Bullying can be a harrowing experience for children. The impact of being repeatedly victimised by someone who holds a seemingly arbitrary grudge can be deeply traumatic. Bullying can take many forms ranging from verbal abuse and name-calling, to spreading rumours and physical assaults. Here are some of the signs to look out for.
One of the most obvious but also most ambiguous signs is the avoidance of school. While occasionally trying to get out of a school day is perfectly normal for most kids, especially on cold winter mornings or the day of a dreaded test, this behaviour should raise some serious red flags if it becomes commonplace. Children who adhere to the normal sleeping hours (at least nine hours per night) yet still frequently struggle to get out of bed and try to avoid school may be experiencing a troubled time at school.
Frequent stomach-aches and headaches
Being bullied can cause severe stress and anxiety. One of the most common manifestations of this stress and anxiety is bouts of physical pain, particularly stomach-aches and headaches. While, once again, these are normal on occasion, a child who suffers from this on a seemingly chronic basis is cause for concern. Even if these are not stress and bullying related, they may indicate a medical issue and should definitely be addressed.
Outbursts of sadness, anxiety, anger, and violence
One of the tell-tale signs that a child is enduring some form of abuse is frequent outbursts of sadness, anxiety, anger, and violence. Children who are being victimised often experience intense negative emotions and try to regain their control by acting out against others. Naturally then it also follows that if your child is bullying others – siblings, classmates, cousins – there’s a good chance that they are being bullied as well. More crying than normal and a reluctance to be around people are examples of sadness and anxiety manifesting.
Torn clothing, damaged belongings, and physical marks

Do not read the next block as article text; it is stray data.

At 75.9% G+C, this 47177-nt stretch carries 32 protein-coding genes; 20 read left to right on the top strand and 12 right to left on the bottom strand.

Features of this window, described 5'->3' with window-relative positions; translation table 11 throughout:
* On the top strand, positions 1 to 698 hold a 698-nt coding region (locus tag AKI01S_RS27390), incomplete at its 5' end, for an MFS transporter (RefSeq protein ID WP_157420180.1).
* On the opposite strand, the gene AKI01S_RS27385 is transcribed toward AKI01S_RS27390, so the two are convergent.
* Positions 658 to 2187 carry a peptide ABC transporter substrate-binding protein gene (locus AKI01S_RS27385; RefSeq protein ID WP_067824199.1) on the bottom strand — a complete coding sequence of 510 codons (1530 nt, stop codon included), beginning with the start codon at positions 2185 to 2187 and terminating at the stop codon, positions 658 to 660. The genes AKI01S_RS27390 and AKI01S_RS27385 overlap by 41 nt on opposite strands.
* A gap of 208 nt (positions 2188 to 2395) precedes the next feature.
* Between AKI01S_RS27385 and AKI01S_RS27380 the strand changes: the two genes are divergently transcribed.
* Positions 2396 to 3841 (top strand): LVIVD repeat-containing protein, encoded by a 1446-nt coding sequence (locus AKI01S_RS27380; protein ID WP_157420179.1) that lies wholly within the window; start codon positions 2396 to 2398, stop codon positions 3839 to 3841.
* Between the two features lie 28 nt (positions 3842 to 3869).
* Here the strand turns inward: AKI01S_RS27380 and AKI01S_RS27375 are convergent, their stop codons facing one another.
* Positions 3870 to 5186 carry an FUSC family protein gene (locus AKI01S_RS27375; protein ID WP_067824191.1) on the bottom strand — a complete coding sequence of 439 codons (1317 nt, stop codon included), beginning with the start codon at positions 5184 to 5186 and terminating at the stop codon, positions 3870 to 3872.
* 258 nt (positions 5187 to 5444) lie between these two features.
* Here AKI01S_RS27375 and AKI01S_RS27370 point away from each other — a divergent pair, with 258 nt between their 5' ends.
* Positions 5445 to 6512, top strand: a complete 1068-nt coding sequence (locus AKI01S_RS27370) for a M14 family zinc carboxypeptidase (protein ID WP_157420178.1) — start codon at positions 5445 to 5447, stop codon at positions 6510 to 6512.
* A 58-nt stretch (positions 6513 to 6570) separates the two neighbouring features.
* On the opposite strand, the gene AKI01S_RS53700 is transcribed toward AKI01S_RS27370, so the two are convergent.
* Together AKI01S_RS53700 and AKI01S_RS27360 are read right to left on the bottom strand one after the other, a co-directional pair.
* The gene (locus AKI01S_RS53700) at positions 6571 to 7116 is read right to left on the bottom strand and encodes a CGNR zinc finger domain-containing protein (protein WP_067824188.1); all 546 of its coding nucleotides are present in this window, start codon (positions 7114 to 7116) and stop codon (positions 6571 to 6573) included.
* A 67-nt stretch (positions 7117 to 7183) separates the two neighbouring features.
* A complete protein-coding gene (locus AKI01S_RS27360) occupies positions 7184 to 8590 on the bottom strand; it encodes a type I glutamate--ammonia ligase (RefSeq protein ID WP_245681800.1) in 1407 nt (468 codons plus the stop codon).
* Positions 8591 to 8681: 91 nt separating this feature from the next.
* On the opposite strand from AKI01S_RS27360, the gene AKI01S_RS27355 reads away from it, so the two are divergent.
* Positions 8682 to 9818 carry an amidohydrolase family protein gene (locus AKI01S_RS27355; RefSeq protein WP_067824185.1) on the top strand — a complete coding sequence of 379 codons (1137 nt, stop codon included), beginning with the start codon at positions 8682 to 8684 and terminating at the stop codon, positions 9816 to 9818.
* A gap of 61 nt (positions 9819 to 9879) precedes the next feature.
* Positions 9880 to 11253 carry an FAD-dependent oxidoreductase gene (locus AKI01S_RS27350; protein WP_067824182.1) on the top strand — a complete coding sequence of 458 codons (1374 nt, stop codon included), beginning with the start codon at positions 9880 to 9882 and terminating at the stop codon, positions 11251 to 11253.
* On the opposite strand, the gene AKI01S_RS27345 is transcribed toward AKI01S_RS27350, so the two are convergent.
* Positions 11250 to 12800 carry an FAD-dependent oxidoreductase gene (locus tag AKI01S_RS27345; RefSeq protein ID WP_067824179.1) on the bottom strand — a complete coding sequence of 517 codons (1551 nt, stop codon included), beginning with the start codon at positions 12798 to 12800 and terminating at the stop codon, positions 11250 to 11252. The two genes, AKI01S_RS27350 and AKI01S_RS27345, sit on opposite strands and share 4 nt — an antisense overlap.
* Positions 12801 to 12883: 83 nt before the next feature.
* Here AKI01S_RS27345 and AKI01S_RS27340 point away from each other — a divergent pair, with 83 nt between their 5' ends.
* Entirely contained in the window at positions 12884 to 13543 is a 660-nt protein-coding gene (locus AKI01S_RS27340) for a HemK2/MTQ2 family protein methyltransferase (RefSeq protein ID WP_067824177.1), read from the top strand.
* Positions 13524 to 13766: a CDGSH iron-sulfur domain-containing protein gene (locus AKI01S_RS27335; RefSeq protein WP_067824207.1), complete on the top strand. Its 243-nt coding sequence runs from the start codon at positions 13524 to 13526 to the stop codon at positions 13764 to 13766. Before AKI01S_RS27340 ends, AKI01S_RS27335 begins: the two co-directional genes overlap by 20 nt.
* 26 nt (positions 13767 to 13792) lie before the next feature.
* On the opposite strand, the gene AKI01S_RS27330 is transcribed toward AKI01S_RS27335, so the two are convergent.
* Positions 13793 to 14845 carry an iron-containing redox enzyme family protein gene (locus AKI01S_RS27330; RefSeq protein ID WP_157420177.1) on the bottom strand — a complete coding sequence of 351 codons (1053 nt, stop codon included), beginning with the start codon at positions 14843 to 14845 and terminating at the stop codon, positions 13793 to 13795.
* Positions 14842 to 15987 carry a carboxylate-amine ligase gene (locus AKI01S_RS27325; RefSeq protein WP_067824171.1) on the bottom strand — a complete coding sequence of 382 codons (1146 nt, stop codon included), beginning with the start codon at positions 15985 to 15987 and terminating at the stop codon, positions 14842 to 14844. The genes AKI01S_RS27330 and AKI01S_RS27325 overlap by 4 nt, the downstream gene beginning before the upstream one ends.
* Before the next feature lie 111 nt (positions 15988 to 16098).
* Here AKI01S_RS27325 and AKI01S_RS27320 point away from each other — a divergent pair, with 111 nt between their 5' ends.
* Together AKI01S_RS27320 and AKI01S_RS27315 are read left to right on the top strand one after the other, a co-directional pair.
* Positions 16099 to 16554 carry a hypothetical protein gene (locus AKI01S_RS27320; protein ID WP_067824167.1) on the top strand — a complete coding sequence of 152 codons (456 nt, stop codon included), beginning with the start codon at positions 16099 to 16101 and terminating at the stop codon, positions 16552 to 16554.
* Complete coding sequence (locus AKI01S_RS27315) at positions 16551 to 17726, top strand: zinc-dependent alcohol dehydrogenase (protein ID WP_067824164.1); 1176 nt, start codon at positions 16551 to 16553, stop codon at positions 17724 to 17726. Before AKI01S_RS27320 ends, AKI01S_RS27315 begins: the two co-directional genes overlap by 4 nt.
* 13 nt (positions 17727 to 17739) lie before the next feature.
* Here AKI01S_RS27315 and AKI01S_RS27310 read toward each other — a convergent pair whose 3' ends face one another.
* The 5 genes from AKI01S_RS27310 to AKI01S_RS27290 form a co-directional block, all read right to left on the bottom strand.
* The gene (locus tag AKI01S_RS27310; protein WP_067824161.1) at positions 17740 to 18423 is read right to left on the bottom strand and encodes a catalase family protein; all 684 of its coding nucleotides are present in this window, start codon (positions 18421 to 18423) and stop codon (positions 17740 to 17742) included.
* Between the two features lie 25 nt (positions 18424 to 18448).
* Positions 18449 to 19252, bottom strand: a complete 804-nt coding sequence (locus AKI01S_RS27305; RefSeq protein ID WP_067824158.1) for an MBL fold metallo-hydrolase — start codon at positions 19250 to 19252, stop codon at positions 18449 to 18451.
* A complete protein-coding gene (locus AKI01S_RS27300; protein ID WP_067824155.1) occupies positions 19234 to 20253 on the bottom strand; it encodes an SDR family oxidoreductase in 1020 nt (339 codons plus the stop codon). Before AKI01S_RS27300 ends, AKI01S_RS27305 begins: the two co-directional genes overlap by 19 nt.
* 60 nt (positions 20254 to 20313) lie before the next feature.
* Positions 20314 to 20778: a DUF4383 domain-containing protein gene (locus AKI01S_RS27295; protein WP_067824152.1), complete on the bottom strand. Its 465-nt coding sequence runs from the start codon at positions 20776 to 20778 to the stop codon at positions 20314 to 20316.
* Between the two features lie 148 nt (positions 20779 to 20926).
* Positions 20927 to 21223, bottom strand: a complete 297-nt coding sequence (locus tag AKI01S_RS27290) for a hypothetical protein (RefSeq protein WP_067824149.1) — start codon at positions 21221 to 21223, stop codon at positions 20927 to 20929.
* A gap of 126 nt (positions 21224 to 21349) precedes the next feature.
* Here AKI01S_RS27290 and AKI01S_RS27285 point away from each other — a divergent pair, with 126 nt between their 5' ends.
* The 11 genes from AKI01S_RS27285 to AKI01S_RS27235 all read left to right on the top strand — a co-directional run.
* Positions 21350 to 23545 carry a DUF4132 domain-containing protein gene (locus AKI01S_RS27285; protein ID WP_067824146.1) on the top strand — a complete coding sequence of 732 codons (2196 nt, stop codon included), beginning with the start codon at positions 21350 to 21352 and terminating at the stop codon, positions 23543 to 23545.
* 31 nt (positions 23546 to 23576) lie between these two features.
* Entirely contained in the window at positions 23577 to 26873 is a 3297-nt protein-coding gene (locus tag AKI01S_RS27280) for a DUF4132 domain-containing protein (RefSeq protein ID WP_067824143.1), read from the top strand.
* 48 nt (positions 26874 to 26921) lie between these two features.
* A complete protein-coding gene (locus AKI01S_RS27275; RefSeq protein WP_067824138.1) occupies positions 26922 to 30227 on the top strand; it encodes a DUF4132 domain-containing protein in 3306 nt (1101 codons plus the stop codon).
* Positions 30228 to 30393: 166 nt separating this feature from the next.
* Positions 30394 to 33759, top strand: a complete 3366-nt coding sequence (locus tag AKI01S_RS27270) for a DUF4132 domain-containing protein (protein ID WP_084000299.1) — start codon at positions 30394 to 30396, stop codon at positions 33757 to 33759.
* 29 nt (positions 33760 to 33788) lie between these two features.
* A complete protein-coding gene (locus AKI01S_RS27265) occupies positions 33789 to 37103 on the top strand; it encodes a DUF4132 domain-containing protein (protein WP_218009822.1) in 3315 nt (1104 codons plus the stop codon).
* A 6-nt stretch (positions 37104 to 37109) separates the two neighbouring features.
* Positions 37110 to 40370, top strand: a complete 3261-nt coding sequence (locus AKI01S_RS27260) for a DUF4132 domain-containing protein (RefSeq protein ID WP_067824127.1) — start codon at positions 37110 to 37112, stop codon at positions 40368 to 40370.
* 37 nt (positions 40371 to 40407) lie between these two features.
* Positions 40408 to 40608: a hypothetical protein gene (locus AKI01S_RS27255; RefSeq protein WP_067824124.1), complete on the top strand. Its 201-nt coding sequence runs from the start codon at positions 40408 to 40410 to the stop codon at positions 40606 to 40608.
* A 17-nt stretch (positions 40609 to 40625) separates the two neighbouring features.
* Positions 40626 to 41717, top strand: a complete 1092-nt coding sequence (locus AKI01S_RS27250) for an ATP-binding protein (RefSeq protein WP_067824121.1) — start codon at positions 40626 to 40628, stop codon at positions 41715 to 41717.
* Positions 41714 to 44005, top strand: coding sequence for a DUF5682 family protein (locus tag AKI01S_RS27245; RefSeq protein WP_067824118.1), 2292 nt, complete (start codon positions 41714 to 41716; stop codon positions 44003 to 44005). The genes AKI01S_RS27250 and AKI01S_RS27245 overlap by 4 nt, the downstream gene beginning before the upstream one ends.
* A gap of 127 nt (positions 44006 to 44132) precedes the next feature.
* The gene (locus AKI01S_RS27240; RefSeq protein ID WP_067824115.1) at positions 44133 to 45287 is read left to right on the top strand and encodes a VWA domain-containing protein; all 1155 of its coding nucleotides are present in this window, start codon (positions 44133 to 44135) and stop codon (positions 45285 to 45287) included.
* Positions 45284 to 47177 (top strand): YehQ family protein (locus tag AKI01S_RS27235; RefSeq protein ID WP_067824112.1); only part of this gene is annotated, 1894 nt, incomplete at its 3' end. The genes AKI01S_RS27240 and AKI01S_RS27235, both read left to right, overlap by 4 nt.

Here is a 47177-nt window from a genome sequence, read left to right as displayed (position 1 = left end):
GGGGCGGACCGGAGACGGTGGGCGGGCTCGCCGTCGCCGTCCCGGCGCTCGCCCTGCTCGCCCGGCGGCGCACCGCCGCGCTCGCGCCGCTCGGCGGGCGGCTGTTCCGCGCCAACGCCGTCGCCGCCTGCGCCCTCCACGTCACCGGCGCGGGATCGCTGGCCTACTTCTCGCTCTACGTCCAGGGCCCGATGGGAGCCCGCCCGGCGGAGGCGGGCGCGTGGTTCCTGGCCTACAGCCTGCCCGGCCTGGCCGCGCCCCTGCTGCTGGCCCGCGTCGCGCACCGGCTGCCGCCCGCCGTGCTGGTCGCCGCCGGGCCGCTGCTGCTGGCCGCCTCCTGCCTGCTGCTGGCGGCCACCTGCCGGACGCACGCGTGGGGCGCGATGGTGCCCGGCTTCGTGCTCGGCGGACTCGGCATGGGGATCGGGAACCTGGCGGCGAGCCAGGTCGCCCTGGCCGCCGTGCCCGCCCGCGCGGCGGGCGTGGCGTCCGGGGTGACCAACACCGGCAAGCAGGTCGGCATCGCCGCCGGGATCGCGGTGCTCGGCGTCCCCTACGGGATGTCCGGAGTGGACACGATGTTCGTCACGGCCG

Another very obvious sign that a child is being bullied is when they start arriving home with torn clothing, damaged belongings and physical marks. These signs are usually a result of kids being physically assaulted or of a bully vandalising a child’s belongings to intimidate them. While this very physical form of bullying is what we most commonly associate with the act, it is by no means the only form it takes.
It is particularly important to keep a close eye out for these and other signs when your child transfers to a new region or school. Bullies target students without support systems. Some schools have a buddy-system where new children are paired with another child to help them integrate into their class and grade. Even when this is not the case, it might be worth meeting with your child’s class teacher ahead their first school day to discuss ways of trying to ensure the transition is smooth.
Bullying perpetuates a vicious cycle of trauma where the victim often gradually transforms into a predator over time. Whether you are able to nip it in the bud before it reaches this point, or find that being bullied has made a bully of your child, if you at all suspect that your child is being bullied it is imperative to take action immediately.